Five years ago, Phil Crosbie came across a Wired article on the immutability of Bitcoin. The idea that “code is law” immediately resonated with him, and initiated a cascade of changes that would reignite his passion for changing the world. From starting a clothing brand as a young man, to helping launch Dominique Ansel’s cronut NFT collection, Phil has shown an insatiable desire to create. This desire is what led to founding Ech Design in 2004 with his childhood friend, Neil Graver. Now, Phil feels that web3 will change the world, and he wants to be a part of that change. For himself. For his kids.
Prior to starting Ech Design, Phil and Neil, who were childhood friends, created a clothing brand together. They sold their shirts in markets across the UK, promoting the brand wherever they could. Soon after, Phil began DJing various university parties and nightclub events in an attempt to promote the clothing brand. One thing led to another and he found himself in the company of some fairly notorious artists. This, ultimately, impressed upon him a vision of success that looks different for everyone.
“We put on some pretty wild events back in the day. Lots of pretty scary DJs and emcees that we’d bring down. I guess thinking about it, that was my first taste of successful people who weren’t successful in the traditional sense. My first time doing nightclub events and doing t-shirt prints and getting to meet graffiti artists, musicians, breakdancers, etc. The general street scene was a real eye opener for me, finally meeting people who were similar to me who wanted to create and build stuff.”
His path unfolded before him when a customer asked if Phil and Neil could build a website. Neil had an interest in the technical aspects of web design, so they bought some programming books and went for it. A few websites later, they realized the potential in pursuing design full time. Thus began The Ech Design Agency. “It was very barebones stuff in the beginning, you know,” he laughs as he remembers. “We started off quite small, and ran out of a spare room. We even took doors off [our] wardrobes so Neil could use them as a desk. [Eventually] we won our first website pitch because we could do rounded corners. That's how wild things were back then. [I] remember going over to see [my] parents, and they’re having friends over, and they’re like ‘My son’s in web design,’ and [the neighbors would] go ‘Wow, that's very futuristic!’”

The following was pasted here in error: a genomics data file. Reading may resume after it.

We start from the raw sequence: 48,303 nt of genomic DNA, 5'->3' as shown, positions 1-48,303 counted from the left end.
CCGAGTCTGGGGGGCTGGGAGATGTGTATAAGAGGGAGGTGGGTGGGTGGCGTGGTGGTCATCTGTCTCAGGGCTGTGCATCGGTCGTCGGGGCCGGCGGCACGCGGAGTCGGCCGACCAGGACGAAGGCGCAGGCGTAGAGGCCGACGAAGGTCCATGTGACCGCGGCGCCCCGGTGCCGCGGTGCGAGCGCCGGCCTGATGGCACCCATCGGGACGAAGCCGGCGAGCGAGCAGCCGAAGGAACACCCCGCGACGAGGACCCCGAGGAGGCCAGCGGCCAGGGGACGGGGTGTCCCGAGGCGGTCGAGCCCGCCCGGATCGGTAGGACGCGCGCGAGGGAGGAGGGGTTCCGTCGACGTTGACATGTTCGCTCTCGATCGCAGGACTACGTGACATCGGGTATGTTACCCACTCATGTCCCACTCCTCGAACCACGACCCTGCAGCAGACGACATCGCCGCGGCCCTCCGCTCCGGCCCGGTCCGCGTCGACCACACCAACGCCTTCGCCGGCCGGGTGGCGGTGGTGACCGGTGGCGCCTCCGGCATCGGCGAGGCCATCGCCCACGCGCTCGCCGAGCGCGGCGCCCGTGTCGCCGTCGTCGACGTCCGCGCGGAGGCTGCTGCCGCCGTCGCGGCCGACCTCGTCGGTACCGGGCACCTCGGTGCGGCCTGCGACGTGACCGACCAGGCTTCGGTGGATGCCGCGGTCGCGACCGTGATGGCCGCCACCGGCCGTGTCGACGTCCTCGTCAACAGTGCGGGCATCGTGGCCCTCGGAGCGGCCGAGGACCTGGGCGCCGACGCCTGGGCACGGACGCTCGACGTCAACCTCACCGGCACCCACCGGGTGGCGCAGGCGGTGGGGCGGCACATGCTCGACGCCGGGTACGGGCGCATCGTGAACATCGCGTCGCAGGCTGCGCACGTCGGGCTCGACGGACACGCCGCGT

Since then, Ech Design has worked with clients ranging from local hardware shops to giants like Amazon and Spotify. Phil emphasizes that during the early years, they generally avoided being heavily profit-minded and focused on consistent, organic growth. They have maintained this strategy in developing their web3 portfolio.
“There are some people I know, maybe because they’re a better salesperson, or frontman, or such, who burst on the scene and within a few months have 20-30k followers. But they don’t know much about the space, and I think they quite quickly get found out. I guess the process we’ve adopted has been similar to the way we did our [traditional work]. Small projects, small onboarding, more referrals.”
He feels that since the NFT and crypto spaces are still quite small, their confidence and competence is being recognized and that they have benefited greatly from word of mouth.Their experience in launching a few pfp collections, including the cronut NFT collection and their own in-house project “DR/VRS”, has allowed them to confidently explain the minting process and onboard non-crypto native clients.